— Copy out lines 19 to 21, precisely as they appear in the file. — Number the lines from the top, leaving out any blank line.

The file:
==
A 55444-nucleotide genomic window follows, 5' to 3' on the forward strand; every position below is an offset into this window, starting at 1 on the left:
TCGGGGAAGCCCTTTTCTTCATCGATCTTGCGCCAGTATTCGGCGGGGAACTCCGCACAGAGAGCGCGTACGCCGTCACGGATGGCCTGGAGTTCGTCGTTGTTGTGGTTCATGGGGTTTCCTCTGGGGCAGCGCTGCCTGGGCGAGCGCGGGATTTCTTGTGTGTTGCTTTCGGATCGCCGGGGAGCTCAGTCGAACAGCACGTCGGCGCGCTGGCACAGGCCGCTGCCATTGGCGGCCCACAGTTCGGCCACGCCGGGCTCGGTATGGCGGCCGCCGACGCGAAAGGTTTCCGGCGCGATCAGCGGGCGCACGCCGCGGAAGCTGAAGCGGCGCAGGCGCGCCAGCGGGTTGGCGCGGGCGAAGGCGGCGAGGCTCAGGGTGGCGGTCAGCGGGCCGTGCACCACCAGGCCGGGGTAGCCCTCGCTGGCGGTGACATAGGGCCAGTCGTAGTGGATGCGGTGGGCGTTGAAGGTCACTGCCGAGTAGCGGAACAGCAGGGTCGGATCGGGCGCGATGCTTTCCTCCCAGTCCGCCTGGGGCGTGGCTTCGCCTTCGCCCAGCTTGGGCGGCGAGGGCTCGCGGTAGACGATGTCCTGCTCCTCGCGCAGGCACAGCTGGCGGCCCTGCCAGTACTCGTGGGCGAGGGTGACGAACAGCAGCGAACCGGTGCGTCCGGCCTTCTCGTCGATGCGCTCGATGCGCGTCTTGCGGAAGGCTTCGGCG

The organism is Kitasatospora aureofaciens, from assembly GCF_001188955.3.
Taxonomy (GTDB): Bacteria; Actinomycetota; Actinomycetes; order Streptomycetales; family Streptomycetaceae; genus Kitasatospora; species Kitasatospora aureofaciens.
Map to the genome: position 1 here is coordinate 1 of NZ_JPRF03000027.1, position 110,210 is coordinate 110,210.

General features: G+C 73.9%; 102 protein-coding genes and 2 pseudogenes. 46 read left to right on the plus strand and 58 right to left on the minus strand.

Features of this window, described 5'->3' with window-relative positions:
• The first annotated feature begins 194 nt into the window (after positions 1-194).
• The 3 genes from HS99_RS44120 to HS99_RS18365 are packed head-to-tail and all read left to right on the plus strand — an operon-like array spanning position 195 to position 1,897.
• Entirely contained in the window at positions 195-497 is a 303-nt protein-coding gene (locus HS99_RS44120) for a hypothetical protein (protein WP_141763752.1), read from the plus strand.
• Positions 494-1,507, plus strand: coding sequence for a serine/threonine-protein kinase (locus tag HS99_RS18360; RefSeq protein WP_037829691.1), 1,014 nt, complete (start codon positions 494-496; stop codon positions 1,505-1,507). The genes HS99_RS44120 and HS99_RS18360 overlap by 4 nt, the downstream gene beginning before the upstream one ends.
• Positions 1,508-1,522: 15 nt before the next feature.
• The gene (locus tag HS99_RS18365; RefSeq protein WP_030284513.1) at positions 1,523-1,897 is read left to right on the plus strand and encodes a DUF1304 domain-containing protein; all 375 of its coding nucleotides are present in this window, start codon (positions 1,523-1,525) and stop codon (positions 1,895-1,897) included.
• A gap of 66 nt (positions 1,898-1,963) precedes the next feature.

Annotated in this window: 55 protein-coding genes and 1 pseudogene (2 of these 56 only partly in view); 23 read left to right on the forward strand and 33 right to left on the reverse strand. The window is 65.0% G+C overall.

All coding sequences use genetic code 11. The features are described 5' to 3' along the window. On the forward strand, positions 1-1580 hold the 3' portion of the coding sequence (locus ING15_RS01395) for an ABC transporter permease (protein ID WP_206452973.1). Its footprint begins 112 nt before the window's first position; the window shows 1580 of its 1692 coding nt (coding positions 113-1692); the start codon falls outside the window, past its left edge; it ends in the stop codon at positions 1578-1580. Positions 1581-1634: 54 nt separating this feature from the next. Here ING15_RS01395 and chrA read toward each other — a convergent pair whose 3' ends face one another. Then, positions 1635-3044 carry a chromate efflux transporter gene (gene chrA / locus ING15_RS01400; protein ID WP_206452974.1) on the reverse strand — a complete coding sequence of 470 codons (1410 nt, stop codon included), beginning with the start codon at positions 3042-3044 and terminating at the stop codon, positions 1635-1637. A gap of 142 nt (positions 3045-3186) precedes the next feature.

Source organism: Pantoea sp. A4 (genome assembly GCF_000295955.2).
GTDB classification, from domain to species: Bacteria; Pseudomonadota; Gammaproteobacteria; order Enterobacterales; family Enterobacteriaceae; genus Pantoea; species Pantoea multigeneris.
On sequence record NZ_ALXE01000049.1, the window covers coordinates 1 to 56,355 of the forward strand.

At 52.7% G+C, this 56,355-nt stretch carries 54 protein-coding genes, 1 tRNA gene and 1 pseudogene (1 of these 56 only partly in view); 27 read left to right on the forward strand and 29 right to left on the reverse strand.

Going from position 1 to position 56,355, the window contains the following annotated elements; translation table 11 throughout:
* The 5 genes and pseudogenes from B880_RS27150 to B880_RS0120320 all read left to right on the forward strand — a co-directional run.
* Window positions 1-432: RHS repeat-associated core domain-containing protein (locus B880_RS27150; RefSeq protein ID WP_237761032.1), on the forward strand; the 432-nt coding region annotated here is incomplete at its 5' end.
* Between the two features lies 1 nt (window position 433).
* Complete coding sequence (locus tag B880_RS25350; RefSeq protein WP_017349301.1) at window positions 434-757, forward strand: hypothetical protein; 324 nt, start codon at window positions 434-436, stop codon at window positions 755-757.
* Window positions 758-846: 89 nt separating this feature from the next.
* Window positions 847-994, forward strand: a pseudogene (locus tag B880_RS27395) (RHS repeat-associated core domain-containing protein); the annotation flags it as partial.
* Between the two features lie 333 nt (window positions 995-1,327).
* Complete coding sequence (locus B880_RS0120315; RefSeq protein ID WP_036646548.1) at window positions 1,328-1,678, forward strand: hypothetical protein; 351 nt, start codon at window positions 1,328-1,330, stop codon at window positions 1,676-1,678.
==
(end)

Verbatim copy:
On sequence record NZ_ALXE01000049.1, the window covers coordinates 1 to 56,355 of the forward strand.

At 52.7% G+C, this 56,355-nt stretch carries 54 protein-coding genes, 1 tRNA gene and 1 pseudogene (1 of these 56 only partly in view); 27 read left to right on the forward strand and 29 right to left on the reverse strand.

Going from position 1 to position 56,355, the window contains the following annotated elements; translation table 11 throughout: